Why is Stormwater a problem?
In 2016, DEP labeled approximately 19,000 miles of rivers and streams in Pennsylvania impaired for water supply, aquatic life, recreation, or fish consumption. Stormwater runoff pollution is one of the biggest reasons for this impairment.
Over the past 100 years, streets, parking lots, sidewalks, and roofs have been a steadily increasing part of our communities as we’ve developed more and more of the landscape. As a result, rain that would otherwise soak into the ground instead rushes over these nonporous surfaces and into storm drains, which send it directly into rivers and streams.
Stormwater carries an enormous amount of pollution, including sediment, car oil, lawn fertilizers, pesticides, pet poop (and viruses and bacteria), and cigarette butts. As you might expect, this has many negative impacts on streams and rivers.
- Rivers are the source of our drinking water supply; when rivers aren’t healthy, public health risks increase.
- Sediment harms aquatic life when it smothers macroinvertebrates and clogs spaces between rocks, destroying essential habitat for many species.
- Fertilizers stimulate excessive algae growth, causing algal blooms that remove oxygen from the water. Fish and other aquatic organisms can’t exist in water with low dissolved oxygen levels.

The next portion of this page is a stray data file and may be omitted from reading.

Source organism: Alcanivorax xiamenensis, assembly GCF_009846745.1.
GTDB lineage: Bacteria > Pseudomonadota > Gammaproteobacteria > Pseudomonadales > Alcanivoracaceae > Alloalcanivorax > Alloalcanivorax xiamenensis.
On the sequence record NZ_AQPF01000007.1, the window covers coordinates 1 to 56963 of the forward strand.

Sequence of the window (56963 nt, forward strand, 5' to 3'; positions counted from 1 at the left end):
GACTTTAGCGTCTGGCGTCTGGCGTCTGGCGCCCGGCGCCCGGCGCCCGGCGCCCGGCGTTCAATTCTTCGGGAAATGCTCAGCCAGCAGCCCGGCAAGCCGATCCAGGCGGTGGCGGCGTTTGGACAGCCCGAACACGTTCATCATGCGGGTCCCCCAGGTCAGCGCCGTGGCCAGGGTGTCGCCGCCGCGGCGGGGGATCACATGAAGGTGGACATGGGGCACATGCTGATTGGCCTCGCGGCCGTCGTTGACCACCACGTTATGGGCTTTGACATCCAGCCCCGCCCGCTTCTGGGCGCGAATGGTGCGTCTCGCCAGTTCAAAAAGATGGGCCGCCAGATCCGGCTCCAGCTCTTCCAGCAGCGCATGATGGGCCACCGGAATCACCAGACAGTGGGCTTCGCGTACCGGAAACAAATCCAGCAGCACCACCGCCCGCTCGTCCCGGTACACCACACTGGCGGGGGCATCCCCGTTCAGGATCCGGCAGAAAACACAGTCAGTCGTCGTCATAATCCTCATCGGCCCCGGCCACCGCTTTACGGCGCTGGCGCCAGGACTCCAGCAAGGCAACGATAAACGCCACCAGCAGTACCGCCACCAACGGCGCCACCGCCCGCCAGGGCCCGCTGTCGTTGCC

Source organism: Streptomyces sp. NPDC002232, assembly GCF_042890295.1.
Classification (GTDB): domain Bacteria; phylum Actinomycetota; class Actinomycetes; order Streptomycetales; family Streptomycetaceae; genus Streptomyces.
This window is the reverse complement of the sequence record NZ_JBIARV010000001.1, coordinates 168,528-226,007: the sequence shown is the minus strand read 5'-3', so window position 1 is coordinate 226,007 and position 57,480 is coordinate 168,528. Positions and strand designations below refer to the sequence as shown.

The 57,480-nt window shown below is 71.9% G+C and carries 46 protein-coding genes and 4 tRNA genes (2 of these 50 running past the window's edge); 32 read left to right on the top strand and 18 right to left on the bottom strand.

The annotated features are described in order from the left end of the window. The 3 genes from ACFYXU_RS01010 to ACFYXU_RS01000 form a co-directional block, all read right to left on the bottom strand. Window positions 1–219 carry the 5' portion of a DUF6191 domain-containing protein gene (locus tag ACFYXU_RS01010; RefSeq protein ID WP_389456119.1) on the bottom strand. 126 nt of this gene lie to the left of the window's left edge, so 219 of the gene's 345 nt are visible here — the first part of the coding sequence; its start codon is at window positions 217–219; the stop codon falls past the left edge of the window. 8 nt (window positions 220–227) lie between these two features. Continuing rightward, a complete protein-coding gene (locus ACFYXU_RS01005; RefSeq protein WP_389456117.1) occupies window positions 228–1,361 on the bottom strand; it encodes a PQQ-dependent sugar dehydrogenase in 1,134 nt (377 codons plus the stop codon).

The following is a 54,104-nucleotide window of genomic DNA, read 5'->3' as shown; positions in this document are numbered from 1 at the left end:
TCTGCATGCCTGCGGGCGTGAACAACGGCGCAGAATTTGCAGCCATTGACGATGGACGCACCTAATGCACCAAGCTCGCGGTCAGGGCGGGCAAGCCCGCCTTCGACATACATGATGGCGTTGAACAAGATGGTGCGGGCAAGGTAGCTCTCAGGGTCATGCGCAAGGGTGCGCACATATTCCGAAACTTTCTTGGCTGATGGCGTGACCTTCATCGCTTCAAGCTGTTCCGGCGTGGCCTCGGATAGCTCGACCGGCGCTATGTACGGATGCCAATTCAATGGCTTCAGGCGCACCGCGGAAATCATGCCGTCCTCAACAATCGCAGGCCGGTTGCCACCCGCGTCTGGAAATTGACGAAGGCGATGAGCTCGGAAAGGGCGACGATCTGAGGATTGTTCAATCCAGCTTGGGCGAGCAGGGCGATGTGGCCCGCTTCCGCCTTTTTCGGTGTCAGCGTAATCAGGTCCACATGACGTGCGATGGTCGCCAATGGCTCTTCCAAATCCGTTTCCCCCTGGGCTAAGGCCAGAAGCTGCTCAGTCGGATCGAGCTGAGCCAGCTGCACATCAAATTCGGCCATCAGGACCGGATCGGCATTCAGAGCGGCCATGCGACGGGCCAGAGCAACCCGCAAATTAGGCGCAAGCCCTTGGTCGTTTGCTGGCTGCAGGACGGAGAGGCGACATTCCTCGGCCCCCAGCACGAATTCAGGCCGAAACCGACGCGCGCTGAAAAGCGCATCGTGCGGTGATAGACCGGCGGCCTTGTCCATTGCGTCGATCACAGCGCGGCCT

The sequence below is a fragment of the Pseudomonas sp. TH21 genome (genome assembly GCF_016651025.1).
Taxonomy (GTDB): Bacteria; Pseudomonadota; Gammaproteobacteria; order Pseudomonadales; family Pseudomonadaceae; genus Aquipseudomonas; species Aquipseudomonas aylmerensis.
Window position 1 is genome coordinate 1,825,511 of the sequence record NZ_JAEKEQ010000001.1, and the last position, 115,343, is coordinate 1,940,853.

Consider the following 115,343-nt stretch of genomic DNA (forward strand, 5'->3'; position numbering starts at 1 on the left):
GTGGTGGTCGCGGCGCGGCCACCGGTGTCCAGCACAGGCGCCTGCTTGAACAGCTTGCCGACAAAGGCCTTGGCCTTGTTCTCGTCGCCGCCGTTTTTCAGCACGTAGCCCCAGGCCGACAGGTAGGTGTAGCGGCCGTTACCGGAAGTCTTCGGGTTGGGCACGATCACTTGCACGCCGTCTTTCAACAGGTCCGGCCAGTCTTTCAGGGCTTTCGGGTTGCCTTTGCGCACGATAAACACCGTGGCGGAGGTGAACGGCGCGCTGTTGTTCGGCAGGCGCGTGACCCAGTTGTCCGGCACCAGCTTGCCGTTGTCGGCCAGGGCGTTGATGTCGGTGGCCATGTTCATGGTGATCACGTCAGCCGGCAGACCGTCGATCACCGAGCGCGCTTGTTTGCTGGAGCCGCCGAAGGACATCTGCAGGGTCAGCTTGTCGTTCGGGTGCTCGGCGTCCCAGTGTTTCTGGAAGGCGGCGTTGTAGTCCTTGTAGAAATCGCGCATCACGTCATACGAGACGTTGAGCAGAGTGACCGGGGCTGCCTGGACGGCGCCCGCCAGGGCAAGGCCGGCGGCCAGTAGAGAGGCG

- Bacteria and other pathogens can wash into swimming areas and create health hazards, making beach closures necessary.
- Debris—such as plastic bags, six-pack rings, and cigarette butts—washed into rivers can choke, suffocate, or disable ducks, fish, turtles, and birds.
- Household hazardous wastes like insecticides, pesticides, paint, solvents, and motor oil can poison aquatic life.
- Land animals and people can become sick or die from eating diseased fish and shellfish or ingesting polluted water.
- Because groundwater levels don’t get fully replenished, springs and wells can go dry.
Seven Ways to Be #StormwaterSmartPA
Here are actions you can take to reduce stormwater runoff pollution at your residence and in your community. You’ll find more specific guidance on residential property stormwater best management practices in A Homeowner’s Guide to Stormwater BMPs (PDF).
Have you come up with ways to be stormwater smart in Pennsylvania? We’d love to hear your thoughts and suggestions and see your stormwater management photos on social media. Share using the hashtag #StormwaterSmartPA, and help us spread the word to reduce stormwater pollution in Pennsylvania.
1. Know the impaired streams near you
Visit our Pennsylvania stormwater GIS map site: Select your county, then select your municipality, and then hit “click to view features.” All the red lines are impaired streams. Click on the streams to see their names and causes of impairment. Then take steps to start making a difference.
2. Plant a rain garden
Rain gardens are native plants set in a hole or trench in the ground to help rain water infiltrate into the ground. The Penn State Extension Office provides a great how-to on the basics of planting a rain garden. The Audobon Society of Western Pennsylvania offers some rain garden designs.